Parametric Equalizer

A parametric equalizer is a device that helps edit the different parameters of an audio spectrum. The most common ones are gain or amplitude, center frequency, and bandwidth, which is the inverse of Q. This equalizer has a center frequency that allows the user to customize the equalization process by modifying a particular frequency. This device is also capable of making fine adjustments.

Parametric Equalizer: Historic Highlights

Around 1950, equalizers were widely common as audio production tools. However, it wasn’t until the 70s that Daniel Flickinger launched the parametric equalizer officially to the public. His creation was the Sweepable EQ, a tunable equalizer that made random selections of frequencies and amplitudes by three overlapping audio bands. George Massenberg found the use of the parametric equalizer in the music production business by using it in live music scenes as well as in-studio productions. 

Some Basic Terminology

To understand what we have just explained, some terminology might be useful. To begin with, the center frequency is a variable frequency that makes the equalization process quite accurate. Additionally, the parametric equalizer includes gain or amplitude knobs which allow the user to cut or boost any given frequency.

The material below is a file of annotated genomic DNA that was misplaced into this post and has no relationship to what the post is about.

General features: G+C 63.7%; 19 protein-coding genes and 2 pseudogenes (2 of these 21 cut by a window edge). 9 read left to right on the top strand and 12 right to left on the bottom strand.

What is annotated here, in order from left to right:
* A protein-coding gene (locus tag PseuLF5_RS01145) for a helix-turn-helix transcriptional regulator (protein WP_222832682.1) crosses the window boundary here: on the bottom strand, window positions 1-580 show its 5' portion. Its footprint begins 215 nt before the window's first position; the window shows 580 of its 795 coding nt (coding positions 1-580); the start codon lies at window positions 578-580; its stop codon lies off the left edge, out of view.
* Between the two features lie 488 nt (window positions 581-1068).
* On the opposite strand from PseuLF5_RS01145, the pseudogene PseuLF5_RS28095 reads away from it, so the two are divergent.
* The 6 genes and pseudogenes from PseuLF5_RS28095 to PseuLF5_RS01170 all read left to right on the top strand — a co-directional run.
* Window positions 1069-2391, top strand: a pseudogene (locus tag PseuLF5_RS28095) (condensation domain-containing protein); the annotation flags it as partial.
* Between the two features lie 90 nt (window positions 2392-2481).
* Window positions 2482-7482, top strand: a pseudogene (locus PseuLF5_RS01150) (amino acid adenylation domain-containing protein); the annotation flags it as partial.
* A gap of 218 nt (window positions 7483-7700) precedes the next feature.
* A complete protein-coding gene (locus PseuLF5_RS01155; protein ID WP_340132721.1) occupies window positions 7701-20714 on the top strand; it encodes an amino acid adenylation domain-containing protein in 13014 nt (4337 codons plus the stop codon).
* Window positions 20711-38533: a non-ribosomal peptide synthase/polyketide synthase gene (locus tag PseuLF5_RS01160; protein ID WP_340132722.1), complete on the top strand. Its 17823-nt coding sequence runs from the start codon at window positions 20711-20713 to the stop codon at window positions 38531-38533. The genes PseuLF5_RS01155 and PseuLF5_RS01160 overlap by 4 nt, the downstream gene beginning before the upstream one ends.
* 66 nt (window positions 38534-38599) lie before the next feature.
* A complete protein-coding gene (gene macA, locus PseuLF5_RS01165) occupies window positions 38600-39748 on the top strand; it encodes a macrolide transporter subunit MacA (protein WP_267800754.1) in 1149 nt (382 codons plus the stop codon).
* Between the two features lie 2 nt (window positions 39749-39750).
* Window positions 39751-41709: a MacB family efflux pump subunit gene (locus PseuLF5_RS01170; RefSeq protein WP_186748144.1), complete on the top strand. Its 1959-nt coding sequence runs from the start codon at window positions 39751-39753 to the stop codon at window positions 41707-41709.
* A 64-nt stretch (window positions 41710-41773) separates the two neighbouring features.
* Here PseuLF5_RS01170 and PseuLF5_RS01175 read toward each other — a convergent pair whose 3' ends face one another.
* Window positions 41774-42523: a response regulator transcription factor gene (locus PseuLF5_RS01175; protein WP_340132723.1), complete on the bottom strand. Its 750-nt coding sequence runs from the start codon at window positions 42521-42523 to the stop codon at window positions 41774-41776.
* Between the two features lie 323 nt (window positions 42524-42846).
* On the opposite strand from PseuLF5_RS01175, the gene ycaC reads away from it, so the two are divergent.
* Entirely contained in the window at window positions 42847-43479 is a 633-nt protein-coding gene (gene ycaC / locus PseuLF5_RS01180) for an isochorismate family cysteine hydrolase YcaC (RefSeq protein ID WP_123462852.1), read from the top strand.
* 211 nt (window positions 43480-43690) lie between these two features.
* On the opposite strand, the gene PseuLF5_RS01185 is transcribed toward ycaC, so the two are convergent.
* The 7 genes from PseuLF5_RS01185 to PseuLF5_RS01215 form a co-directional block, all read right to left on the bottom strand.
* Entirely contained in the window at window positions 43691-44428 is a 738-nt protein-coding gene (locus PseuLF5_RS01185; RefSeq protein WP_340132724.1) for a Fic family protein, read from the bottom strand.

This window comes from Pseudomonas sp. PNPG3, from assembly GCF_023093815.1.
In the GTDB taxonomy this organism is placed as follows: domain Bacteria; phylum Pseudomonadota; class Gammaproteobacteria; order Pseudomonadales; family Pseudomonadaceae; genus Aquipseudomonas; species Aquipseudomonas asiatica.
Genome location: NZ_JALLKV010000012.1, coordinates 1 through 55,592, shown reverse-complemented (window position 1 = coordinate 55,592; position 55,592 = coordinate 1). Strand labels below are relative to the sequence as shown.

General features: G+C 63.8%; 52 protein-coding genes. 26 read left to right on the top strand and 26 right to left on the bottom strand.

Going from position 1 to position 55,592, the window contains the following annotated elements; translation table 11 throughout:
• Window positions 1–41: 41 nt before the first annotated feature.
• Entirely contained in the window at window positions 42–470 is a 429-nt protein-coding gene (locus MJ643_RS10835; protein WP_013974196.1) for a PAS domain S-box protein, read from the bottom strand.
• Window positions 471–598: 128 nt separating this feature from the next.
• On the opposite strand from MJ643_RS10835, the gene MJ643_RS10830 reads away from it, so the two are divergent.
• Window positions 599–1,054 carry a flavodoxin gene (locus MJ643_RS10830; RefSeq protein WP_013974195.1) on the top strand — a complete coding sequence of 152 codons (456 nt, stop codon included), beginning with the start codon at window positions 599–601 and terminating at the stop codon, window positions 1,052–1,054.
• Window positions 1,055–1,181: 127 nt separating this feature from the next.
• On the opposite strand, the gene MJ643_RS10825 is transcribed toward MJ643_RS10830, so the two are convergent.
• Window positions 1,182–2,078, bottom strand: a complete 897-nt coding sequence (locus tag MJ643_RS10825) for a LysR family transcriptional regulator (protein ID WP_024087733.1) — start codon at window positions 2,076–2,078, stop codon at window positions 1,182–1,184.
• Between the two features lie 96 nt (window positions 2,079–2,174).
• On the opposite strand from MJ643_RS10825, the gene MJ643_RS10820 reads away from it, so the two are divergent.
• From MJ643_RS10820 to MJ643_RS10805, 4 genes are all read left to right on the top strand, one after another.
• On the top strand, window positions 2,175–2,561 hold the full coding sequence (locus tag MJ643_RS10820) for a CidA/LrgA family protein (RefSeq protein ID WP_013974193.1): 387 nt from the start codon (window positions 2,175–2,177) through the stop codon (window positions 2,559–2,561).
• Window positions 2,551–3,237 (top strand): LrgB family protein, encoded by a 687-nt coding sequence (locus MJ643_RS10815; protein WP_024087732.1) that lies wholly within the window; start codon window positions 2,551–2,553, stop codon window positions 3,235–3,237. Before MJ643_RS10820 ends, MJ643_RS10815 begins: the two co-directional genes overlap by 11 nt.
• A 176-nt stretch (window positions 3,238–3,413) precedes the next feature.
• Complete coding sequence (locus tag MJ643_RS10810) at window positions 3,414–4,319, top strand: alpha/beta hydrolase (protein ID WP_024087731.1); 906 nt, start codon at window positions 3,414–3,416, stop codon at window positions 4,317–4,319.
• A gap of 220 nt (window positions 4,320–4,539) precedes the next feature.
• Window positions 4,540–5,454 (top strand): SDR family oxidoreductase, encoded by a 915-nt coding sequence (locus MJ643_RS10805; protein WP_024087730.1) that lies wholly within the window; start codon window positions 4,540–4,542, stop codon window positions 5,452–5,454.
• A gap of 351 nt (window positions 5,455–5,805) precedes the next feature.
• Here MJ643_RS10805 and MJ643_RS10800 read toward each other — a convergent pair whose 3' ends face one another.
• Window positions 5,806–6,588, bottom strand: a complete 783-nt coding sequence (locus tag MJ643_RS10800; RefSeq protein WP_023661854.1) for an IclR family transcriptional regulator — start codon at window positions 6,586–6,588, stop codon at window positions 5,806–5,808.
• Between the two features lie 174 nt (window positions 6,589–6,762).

Moreover, bandwidth is the range of frequencies that surround the center frequency. This feature has an inverse relationship to Q. In other words, the higher the Q is, the narrower the bandwidth. In opposition, the lower the Q is, the wider the bandwidth. Wider bandwidths produce a more natural sound.

Parametric Equalizers: Some Uses

You can also employ parametric equalizers for tuning studio monitors and feed cancellation, as well as for removing unwanted noise. When used for tuning studio monitors, parametric equalizers flatten out peaks and dips. In the case of feed cancellation, these devices cut certain frequencies to prevent the shrieking sounds heard in live music concerts. Lastly, if you use it for removing unwanted noise, parametric EQs are great at cancelling out undesired noises, which achieves a cleaner sound.

If you’re interested…

If you want to learn more on this topic, you can consult our entries on linear phase, dynamic, and shelving equalizers.